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Reading here and there on the web it would seem that amber varnish have been used on German violins during the 18th century. It is not said how this was discovered (by analysis or simply because the makers left notes). maybe Jacob Saunders has some information.

I agree that succinic acid can partially disappear during the running and heating process. Whether it completely disappears is possible and debatable. And also some kinds of "amber" don't even have succinic acid.

It also seems that Echard and the other fellows were aware that some thought Amber was a real possibility, and maybe look carefully for it.

Well I might buy some and use it one day as a ground layer!

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a rather bold statement, yet another person whos privy to the secret formula

lyndon,

Secret?

This information is from the research [excellent methodology] done for the Stradivari varnish book by Brigette Brandmair and backed up by the work of JP Echard and Raymond White.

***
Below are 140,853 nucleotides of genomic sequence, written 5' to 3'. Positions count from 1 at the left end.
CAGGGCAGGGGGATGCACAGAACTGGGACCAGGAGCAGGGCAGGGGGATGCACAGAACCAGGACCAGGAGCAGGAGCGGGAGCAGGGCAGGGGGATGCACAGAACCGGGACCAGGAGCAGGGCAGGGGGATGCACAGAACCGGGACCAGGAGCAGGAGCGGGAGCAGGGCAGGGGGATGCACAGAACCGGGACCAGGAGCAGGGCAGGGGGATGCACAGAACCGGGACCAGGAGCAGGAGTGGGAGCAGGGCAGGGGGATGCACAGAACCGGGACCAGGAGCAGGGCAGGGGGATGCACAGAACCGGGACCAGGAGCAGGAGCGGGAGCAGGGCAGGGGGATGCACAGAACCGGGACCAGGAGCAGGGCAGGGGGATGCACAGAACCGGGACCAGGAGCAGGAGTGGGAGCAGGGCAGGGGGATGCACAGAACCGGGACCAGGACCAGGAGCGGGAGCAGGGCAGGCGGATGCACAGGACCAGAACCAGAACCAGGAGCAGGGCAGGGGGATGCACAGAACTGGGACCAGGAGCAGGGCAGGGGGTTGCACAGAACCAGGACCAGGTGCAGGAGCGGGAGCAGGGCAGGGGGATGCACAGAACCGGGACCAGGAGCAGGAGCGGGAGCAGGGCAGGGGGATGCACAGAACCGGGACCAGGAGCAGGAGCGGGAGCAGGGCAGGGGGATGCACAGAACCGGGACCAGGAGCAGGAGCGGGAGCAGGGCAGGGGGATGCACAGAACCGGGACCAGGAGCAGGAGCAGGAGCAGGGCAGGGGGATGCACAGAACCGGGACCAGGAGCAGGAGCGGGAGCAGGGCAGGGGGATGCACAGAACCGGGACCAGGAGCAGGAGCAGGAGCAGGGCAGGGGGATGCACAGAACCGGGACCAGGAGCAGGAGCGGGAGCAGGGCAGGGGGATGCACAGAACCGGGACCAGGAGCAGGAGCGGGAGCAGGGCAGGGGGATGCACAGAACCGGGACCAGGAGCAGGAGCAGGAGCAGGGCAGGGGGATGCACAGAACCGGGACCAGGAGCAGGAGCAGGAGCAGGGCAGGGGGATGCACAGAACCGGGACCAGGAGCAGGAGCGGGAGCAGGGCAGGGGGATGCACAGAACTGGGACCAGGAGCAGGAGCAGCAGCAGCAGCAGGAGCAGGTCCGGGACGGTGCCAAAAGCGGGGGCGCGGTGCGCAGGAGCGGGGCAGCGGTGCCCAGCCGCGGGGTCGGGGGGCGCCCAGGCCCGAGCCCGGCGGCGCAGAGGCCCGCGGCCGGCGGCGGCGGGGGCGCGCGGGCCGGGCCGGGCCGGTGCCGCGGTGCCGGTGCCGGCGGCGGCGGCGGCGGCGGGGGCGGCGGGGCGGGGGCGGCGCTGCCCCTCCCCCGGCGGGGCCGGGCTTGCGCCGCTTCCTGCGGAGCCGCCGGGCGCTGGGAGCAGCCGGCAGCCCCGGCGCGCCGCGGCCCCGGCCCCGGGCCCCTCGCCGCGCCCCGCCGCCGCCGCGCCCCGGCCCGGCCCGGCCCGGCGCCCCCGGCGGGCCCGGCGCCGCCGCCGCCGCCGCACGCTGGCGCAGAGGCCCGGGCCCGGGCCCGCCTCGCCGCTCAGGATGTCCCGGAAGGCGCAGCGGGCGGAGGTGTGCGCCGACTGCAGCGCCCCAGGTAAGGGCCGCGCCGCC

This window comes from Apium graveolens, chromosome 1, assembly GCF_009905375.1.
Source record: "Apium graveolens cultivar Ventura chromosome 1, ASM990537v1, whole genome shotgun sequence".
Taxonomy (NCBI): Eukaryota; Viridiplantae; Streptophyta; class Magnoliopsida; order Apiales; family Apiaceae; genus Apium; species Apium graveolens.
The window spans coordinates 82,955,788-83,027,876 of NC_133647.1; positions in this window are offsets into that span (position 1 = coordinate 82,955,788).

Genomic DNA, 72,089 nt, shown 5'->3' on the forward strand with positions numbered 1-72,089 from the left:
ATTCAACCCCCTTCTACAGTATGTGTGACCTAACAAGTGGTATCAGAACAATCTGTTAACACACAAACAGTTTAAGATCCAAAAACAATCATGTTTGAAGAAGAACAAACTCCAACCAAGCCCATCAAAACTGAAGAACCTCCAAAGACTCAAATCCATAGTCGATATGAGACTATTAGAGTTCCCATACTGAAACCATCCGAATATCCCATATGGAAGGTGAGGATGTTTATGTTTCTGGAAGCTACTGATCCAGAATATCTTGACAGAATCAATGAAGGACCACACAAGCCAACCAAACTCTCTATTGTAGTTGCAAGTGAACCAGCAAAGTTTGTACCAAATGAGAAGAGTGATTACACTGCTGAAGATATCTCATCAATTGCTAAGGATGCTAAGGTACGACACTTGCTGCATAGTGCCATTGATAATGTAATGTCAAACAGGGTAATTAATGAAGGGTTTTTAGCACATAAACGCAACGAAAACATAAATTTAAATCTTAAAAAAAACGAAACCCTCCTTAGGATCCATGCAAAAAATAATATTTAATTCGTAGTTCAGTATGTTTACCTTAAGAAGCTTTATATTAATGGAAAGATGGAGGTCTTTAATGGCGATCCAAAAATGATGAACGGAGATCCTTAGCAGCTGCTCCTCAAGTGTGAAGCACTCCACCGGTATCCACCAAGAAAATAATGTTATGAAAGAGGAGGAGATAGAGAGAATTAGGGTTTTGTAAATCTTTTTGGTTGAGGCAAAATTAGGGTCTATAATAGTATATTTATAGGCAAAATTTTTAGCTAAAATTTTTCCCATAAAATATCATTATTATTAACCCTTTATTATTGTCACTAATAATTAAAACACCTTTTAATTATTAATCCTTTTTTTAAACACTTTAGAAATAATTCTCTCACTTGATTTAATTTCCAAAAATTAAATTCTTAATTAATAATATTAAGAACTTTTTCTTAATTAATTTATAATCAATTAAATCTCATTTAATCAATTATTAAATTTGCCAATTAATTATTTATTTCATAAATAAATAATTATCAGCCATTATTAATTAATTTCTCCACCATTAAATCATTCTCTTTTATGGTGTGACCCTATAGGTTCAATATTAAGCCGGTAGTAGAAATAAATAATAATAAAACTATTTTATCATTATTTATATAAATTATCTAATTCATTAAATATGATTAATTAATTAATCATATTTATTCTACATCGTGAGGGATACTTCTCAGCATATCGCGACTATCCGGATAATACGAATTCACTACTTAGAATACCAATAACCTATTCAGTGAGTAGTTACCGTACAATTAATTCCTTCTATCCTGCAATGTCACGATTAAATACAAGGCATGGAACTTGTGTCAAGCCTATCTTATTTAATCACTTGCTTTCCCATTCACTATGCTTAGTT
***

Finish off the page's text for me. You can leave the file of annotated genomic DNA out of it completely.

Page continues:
My opinion is that in the world of varnish there are very few secrets left...mine relate not to what I make, but to the methods I use to do the making. Excuse the economic self- interest.

roberto,

Amber varnish is often used as a ground in modern making.

on we go,

Joe

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perhaps you could provide a link to the "secret" formula, joe, as i remember reading it it was no where near that clear......

lyndon,

I will re-check the book to remind my old man memory. However, when Ms Brandmair and I first met, the first 1/2 hour of our conversation centered on this varnish formulation...which we agreed upon based on work done on separate continents, using divergent methods, a decade apart. That I remember quite well.

on we go,

Joe